All but one of Wyoming’s mountain pass highways will be open for Memorial Day weekend. The Wyoming Department of Transportation shuts down several of the state’s passes because of deep snow during winter months. Maintenance engineer Tim McGary says it wasn't clear they would be able to get Snowy Range Pass between Centennial and Saratoga open in time.
Heavy snowfall this winter has crashed the Wyoming Department of Transportation’s budget. Budget Officer Kevin Hibbard says WYDOT budgeted $22-million, but the department over-spent that amount at the beginning of March.
“February this year was the most expensive month,” Hibbard says. “We had about 6-million dollars in snow control expenditures in the month of February.”
The Wyoming Department of Transportation may be one of the state agencies that benefits from the better than expected earnings Wyoming brought in this fiscal year. The state’s general fund is about $333 million over what the Consensus Revenue Estimating Group, or CREG, predicted.
Governor Matt Mead says he’s gone through WYDOT’s budget once, but may review it again.
Wyoming’s highways rank third in the nation in performance and efficiency. That’s according to an annual highway report by the Reason Foundation, a non-profit think tank that studies public policy. Author David Hartgen says Wyoming gets a lot less money than other states, but spends it well.
The Wyoming Department of Transportation would lose money for airports, under the governor’s proposed eight-percent budget cuts.
WYDOT Budget Officer Kevin Hibbard says they would have to cut funding for airport improvements and airline service.
“There would probably be a reduction in some commercial air service in local Wyoming communities,” Hibbard said. “And also I think that a backlog of projects would take place for the airport improvements.”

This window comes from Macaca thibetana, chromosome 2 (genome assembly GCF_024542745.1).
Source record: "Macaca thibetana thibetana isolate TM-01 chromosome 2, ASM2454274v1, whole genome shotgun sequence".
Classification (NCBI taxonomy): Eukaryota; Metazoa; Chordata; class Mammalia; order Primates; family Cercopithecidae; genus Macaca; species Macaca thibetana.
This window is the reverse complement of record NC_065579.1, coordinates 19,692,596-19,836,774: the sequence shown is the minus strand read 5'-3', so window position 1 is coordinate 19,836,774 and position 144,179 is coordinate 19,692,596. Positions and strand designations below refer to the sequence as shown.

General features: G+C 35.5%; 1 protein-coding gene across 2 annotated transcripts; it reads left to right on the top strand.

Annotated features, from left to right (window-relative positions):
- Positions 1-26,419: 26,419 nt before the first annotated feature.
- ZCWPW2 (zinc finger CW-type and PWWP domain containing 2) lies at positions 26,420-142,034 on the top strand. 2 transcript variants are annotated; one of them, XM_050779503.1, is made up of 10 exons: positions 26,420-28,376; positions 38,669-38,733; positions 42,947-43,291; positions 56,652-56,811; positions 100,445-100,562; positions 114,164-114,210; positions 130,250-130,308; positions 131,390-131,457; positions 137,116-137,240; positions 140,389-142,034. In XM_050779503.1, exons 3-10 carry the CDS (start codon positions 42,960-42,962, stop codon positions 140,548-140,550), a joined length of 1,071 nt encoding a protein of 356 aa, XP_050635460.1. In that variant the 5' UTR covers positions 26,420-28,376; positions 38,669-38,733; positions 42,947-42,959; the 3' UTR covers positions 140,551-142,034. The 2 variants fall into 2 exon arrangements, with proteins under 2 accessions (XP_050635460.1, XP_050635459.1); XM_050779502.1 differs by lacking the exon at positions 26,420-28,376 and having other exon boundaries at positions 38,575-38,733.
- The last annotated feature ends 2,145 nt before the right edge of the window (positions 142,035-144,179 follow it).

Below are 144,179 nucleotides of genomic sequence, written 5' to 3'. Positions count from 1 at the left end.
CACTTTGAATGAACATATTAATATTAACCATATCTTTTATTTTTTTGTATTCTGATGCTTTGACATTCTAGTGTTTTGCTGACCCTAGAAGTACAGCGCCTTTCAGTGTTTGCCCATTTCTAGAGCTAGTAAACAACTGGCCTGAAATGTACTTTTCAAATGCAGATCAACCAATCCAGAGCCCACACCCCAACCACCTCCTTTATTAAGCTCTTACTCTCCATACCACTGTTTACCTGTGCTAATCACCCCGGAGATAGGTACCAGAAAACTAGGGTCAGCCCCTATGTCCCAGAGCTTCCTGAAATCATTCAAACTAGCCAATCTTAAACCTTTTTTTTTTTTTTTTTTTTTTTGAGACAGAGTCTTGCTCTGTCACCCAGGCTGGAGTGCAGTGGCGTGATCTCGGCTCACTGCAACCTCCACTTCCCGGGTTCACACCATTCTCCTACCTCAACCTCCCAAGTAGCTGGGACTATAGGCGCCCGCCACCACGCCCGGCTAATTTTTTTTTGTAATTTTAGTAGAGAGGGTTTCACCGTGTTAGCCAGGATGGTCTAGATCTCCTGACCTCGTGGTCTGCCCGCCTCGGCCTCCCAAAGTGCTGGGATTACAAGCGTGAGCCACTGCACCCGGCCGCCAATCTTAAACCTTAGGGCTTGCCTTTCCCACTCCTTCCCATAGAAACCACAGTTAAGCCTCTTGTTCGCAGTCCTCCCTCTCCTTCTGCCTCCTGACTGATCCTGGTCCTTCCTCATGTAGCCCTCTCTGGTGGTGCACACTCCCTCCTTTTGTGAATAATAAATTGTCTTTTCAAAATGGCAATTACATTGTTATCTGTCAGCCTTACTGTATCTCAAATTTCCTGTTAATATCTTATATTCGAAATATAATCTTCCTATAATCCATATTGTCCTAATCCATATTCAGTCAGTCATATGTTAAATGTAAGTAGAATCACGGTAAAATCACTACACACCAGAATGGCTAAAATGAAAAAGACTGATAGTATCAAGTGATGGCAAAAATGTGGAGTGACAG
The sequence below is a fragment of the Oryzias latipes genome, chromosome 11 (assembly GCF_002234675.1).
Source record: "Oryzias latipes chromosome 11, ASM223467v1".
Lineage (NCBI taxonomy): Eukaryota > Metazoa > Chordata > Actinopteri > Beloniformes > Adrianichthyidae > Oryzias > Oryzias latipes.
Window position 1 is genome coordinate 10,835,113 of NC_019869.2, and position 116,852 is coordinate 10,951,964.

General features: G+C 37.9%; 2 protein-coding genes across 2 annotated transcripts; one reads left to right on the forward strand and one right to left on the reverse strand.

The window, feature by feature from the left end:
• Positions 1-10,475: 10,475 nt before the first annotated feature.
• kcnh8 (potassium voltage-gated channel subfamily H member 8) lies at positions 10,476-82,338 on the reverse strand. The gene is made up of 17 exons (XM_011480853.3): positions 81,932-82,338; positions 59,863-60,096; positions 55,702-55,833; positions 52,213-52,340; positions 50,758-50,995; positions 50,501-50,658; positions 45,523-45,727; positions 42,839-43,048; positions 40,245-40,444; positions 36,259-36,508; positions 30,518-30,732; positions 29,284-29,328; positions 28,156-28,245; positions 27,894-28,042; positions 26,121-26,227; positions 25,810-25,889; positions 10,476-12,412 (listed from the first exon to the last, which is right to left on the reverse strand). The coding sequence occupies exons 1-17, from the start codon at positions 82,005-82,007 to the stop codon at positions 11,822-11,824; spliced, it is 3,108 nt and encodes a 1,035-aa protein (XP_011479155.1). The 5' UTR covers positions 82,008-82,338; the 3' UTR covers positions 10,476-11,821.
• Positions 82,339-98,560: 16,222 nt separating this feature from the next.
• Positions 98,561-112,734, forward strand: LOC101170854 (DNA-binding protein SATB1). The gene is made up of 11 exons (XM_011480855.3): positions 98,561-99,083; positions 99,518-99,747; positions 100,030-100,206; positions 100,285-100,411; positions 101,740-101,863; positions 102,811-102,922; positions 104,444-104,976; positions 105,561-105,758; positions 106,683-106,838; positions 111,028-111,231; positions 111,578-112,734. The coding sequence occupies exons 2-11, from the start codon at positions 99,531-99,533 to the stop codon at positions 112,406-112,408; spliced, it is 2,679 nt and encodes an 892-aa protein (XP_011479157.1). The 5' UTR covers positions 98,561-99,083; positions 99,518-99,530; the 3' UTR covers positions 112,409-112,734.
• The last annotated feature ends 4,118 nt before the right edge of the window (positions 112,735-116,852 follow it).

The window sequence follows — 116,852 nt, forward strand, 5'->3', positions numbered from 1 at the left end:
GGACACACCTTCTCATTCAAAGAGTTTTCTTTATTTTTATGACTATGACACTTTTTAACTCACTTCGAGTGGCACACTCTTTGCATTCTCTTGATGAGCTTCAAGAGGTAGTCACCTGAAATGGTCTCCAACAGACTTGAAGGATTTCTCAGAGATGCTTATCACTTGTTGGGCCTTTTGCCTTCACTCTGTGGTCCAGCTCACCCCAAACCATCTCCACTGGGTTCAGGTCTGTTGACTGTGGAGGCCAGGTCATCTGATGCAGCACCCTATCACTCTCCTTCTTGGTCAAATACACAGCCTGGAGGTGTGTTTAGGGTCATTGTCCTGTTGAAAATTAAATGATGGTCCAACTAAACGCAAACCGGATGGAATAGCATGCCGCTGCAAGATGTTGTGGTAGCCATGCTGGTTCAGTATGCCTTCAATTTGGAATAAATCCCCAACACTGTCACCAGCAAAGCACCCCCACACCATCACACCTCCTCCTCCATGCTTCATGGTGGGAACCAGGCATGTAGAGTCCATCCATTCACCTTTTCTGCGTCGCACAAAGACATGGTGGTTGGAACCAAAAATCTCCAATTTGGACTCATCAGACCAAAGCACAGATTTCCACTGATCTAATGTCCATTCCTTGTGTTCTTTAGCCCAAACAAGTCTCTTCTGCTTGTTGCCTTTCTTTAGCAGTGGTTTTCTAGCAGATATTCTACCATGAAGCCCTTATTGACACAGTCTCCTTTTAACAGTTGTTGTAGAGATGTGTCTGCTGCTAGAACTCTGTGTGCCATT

Crews have replaced a culvert on a Wyoming highway were four members of a Colorado Springs family drowned when the road washed out last summer.
The Wyoming Department of Transportation says the temporary bridge on Wyo. 130 has been replaced by a permanent box culvert. The roadway, about 20 miles southeast of Saratoga, is now open to two-way traffic.
The family from Colorado Springs family drove into the washed-out section of mountain highway last July. They were washed away as they fled torrential rains at a national forest campground at night.
Wyoming will receive more than 20 million dollars in federal money to pay for damage caused to state roads by landslides and flooding last year.
Due to extreme wet weather and flooding, Wyoming sustained damage to roads at 60 sites in 13 counties including the dry sandstone slide on Wyo 70 near Baggs, a slide on highway 26-89 in the Snake River Canyon and a washout on Wyoming 130 east of Saratoga that led to the deaths of four people who were drowned by flood waters.
The Federal Highway Administration is honoring the Wyoming Department of Transportation this week. Today, the department received the Exemplary Ecosystem Initiative Award for its 9.7 million dollar project near Pinedale. WYDOT is building highway overpasses and underpasses that allow wildlife to safely cross major roadways.
WYDOT District Engineer John Eddins says many big game species migrate through the Pinedale area every year, and more than 130 animals end up being killed by motor vehicles. Eddins says this project should drastically reduce collisions and roadkill.
The number of fatalities on Wyoming’s highways is down six percent compared to this time last year.
So far, 127 people have died in accidents in Wyoming this year, with four deaths occurring around the Thanksgiving holiday. Wyoming Highway Patrol Lieutenant Troy McLees says those numbers should be even lower, but also thinks winter driving habits in the state are beginning to improve. McLees attributes the decrease in fatalities this year in part to new signs posted along Interstate 80.